For more than a year, the FCC has struggled to put together a solution regarding Net Neutrality. Yesterday, FCC chairman Tom Wheeler announced the core points of the new proposals, which includes making Title II reclassification — classifying the internet as a common carrier like a phone service — the new law of the land.
Wheeler wrote in a post on Wired:
These enforceable, bright-line rules will ban paid prioritization, and the blocking and throttling of lawful content and services. I propose to fully apply—for the first time ever—those bright-line rules to mobile broadband. My proposal assures the rights of internet users to go where they want, when they want, and the rights of innovators to introduce new products without asking anyone’s permission.
These proposals are in line with the majority of the views submitted during the FCCs open comment period, and have met positive (if skeptical) responses from internet advocacy groups. These rules have the potential to do a lot more than just eliminate fast lanes and throttling.
A proposal relating to “reasonable network management” could stop ISPs from trying to skirt the law, and could enable a more free flow of information than previously considered. CNN Money cybersecurity reporter Jose Pagliery notes that file sharing sites could see their traffic flow freely.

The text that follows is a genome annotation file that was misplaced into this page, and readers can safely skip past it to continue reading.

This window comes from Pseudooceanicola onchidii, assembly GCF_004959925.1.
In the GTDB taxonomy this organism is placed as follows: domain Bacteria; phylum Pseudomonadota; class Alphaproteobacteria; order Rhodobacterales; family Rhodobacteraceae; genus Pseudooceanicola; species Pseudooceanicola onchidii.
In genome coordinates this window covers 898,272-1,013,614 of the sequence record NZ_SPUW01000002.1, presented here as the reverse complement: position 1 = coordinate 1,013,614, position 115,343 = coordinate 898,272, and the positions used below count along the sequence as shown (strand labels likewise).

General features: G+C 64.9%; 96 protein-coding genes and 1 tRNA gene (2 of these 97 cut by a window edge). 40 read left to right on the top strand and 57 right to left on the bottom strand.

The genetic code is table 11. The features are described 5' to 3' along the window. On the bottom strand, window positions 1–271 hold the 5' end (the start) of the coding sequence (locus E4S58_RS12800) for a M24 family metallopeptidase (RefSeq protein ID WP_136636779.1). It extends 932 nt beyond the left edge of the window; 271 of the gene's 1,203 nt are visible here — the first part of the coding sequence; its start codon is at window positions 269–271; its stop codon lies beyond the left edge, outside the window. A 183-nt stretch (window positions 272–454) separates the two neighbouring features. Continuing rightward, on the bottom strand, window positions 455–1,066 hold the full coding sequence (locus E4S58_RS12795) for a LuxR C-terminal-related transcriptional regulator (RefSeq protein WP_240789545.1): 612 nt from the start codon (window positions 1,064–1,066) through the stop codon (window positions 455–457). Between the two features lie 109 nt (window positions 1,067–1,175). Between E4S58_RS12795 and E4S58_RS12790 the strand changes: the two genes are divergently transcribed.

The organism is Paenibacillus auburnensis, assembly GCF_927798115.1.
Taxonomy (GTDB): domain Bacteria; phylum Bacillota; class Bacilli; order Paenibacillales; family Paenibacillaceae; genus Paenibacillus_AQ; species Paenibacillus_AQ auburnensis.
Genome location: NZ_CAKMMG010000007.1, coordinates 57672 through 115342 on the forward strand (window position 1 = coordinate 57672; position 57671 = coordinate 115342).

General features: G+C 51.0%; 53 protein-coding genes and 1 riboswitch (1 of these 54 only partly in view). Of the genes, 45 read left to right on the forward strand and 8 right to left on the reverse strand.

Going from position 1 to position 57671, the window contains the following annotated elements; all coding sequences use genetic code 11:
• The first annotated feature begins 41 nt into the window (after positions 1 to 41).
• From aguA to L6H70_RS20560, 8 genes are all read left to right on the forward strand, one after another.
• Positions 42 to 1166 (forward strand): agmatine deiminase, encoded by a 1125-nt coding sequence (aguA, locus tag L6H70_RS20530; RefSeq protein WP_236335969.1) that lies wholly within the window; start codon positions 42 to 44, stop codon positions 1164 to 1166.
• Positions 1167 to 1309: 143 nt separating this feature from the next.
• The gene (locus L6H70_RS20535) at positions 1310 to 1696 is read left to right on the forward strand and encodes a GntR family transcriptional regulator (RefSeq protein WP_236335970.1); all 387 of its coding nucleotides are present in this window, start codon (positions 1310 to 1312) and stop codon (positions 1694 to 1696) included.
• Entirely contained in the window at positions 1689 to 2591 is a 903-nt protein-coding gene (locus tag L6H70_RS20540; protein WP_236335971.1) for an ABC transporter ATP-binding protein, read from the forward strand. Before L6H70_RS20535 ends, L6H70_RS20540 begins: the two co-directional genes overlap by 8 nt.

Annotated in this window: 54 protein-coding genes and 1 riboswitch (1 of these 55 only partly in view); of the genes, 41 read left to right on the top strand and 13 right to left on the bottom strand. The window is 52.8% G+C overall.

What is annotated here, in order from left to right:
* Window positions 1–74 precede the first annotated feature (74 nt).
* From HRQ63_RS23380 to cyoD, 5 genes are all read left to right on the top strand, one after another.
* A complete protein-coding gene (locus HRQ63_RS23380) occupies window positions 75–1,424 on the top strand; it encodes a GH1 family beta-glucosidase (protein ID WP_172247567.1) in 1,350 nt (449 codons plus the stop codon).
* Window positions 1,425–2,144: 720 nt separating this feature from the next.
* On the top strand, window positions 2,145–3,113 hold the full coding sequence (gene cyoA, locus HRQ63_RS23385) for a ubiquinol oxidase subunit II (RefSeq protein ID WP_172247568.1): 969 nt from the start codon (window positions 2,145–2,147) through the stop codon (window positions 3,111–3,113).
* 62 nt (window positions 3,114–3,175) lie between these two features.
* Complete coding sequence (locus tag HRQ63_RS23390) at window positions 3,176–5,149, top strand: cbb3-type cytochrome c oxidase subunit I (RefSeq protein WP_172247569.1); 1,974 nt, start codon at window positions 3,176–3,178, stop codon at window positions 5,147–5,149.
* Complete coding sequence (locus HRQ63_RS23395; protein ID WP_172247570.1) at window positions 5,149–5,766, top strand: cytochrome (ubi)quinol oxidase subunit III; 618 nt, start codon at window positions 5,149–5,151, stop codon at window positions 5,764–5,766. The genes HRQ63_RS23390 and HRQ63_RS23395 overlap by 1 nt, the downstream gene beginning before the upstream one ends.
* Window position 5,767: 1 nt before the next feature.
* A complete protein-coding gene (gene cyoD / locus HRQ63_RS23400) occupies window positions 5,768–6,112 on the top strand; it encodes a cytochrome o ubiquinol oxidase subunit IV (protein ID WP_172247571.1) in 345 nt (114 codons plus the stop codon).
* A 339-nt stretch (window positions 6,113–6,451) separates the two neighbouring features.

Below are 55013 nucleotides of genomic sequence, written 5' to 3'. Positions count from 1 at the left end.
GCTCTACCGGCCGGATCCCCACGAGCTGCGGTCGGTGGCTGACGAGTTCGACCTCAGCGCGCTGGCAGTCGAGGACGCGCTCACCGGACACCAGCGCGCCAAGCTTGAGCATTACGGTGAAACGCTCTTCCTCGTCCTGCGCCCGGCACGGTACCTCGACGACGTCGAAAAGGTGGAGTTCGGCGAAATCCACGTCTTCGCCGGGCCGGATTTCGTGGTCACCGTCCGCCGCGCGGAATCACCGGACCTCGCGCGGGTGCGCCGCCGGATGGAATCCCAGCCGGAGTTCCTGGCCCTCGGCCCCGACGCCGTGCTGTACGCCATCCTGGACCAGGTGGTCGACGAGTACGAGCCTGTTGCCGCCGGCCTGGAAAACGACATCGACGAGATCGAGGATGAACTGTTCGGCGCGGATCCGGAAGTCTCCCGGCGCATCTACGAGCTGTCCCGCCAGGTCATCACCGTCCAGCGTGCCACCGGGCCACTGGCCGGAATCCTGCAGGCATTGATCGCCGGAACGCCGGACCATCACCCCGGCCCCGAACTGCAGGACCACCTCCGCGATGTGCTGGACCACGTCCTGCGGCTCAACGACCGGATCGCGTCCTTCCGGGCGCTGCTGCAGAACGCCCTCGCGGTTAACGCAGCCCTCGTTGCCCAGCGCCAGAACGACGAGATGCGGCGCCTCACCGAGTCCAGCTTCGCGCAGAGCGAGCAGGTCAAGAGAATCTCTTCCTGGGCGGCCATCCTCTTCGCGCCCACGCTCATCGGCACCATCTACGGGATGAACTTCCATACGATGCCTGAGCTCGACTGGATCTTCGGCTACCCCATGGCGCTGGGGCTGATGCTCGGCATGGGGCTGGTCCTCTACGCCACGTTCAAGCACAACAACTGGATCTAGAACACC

Internet providers in the United States routinely throttle — or dial back — the speed of your connection if you’re caught using file-sharing services…Wheeler’s strict stance at the FCC would stop this. Companies can’t decide to throttle just because you’re sending or receiving certain content or using a specific type of software, service or device.
The FCC’s proposal also contains a section defining its legal authority to regulate ISPs under Title II, and provides a legal grounding to challenge any future court cases. Additionally, the document is full of statements indicating that the FCC will doggedly pursue any service that attempting to get around these regulations.
However, in its forbearance section the FCC makes it clear that these regulations will not place additional taxation or fees upon ISPs or consumers, and that the FCC is not instituting these regulations to stifle innovation.
Chairman Wheeler took a stand in his Wired post that the internet shall be free and open, and that protections for consumers will be coming shortly. This is indeed a victory in the fight for Net Neutrality, and provided the regulations pass an internal FCC vote on the 26th, the internet shall indeed remain free and open.